Cloudy Day: Security, Mainframes, Service

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There have been some interesting stories about cloud computing this week. Here’s a roundup:

  • has launched a customer service application called Service Cloud. The new application, built on a SaaS model, tries to capture ”crowdsourced pools of knowledge floating across the internet and use them for commercial customer service.” (TechCrunch IT)
  • In Mainframes in the Cloud?, Jeff Barr shares how Micro Focus has deployed a managed mainframe emulation environment that runs on top Amazon’s EC2 utility computing service. eWeek also covers this story.
  • Wall Street & Technology takes another look at cloud security and whether cloud providers are being transparent enough in sharing information with enterprise security teams.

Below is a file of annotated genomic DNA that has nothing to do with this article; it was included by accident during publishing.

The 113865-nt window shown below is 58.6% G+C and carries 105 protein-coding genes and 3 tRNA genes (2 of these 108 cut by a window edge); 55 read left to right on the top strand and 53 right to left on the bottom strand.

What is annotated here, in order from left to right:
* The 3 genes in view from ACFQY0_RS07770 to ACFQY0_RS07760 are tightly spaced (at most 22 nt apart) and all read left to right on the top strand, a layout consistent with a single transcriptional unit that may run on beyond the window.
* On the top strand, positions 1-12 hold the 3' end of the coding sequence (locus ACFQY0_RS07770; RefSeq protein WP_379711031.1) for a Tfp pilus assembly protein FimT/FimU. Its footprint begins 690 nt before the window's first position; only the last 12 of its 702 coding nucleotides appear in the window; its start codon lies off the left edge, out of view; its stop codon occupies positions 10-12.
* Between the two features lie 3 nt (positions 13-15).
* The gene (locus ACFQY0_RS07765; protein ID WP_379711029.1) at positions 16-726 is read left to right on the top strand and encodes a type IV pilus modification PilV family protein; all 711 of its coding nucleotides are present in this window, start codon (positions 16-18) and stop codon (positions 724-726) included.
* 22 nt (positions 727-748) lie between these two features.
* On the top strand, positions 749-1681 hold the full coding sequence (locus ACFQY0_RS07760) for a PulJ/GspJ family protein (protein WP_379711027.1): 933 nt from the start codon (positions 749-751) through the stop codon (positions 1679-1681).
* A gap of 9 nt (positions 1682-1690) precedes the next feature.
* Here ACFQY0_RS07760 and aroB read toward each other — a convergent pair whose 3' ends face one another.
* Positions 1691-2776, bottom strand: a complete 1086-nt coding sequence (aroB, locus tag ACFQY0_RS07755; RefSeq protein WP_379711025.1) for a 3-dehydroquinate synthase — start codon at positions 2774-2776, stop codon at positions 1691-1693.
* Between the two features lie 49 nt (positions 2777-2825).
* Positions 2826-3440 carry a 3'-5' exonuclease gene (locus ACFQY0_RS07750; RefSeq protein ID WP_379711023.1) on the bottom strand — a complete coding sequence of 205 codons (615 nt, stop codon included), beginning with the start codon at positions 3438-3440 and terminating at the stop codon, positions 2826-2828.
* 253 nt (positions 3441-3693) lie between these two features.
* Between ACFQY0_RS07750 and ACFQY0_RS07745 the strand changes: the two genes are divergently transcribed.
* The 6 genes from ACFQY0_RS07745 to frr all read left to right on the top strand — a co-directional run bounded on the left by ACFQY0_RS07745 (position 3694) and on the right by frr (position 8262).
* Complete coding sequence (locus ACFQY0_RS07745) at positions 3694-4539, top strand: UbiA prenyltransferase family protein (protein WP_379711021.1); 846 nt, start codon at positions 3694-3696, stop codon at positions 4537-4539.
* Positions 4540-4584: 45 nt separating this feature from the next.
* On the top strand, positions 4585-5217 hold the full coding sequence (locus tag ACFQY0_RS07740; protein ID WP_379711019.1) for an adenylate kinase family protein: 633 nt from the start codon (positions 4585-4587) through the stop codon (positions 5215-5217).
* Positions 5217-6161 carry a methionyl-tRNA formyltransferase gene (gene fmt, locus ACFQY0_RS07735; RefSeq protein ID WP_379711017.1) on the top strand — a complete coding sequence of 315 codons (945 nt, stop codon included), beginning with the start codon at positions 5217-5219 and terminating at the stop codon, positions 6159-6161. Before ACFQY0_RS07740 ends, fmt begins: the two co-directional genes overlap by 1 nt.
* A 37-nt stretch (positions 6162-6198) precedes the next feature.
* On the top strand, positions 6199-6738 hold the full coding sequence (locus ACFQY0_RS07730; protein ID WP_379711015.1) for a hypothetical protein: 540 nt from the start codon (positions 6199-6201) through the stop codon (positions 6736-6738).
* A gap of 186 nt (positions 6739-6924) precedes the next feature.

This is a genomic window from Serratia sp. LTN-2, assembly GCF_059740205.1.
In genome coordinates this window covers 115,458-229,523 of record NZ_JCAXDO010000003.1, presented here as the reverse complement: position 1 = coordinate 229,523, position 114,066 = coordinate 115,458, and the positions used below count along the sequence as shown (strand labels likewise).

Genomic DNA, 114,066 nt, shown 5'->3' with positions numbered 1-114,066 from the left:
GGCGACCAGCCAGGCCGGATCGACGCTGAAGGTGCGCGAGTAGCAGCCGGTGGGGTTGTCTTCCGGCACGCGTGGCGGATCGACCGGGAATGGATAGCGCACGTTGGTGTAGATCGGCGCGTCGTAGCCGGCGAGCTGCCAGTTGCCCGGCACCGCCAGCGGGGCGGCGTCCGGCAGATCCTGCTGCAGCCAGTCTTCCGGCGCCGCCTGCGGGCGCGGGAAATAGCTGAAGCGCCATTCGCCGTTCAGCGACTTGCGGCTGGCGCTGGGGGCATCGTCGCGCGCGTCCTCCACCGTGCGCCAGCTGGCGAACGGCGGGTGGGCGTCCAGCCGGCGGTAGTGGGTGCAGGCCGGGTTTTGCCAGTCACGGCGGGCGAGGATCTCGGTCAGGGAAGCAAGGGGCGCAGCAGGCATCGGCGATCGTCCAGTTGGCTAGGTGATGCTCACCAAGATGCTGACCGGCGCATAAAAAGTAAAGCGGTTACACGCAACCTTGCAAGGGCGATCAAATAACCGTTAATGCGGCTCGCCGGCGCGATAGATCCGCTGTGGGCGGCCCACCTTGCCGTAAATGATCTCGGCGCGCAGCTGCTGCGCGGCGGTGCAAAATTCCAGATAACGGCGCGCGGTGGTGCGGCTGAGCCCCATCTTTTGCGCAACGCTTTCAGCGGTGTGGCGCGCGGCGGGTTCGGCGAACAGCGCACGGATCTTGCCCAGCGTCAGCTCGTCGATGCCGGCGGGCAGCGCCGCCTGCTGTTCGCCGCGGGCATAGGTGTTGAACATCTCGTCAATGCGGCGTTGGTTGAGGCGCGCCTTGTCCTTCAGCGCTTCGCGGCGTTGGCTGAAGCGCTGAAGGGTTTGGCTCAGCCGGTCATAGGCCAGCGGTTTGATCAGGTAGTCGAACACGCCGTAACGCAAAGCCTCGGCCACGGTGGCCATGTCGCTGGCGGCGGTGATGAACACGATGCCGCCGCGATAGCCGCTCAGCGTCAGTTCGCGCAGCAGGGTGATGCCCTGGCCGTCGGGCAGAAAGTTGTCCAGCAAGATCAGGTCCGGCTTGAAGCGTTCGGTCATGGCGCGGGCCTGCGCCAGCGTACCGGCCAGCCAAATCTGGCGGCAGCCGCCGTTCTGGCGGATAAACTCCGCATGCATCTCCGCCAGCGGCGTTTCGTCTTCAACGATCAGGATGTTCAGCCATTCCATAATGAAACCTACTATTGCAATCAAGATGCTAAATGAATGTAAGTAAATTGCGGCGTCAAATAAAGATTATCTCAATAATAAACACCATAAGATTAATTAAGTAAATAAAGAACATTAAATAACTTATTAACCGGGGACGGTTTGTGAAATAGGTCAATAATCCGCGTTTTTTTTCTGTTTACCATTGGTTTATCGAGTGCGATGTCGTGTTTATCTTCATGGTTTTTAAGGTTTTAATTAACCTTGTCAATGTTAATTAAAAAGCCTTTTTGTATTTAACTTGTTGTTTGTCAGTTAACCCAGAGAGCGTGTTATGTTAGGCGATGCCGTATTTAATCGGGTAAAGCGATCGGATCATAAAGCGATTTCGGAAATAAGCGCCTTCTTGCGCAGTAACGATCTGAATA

• Joyent has acquired Reasonably Smart. Alistair at GigaOm writes that the deal will “help Joyent compete with emerging service-centric clouds while retaining an open model that makes developers comfortable.” 

About the Author

Rich Miller is the founder and editor-in-chief of Data Center Knowledge, and has been reporting on the data center sector since 2000. He has tracked the growing impact of high-density computing on the power and cooling of data centers, and the resulting push for improved energy efficiency in these facilities.

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  1. Actually, the post about COBOL in the cloud was written by my colleague Mike Culver! Thanks for the mention.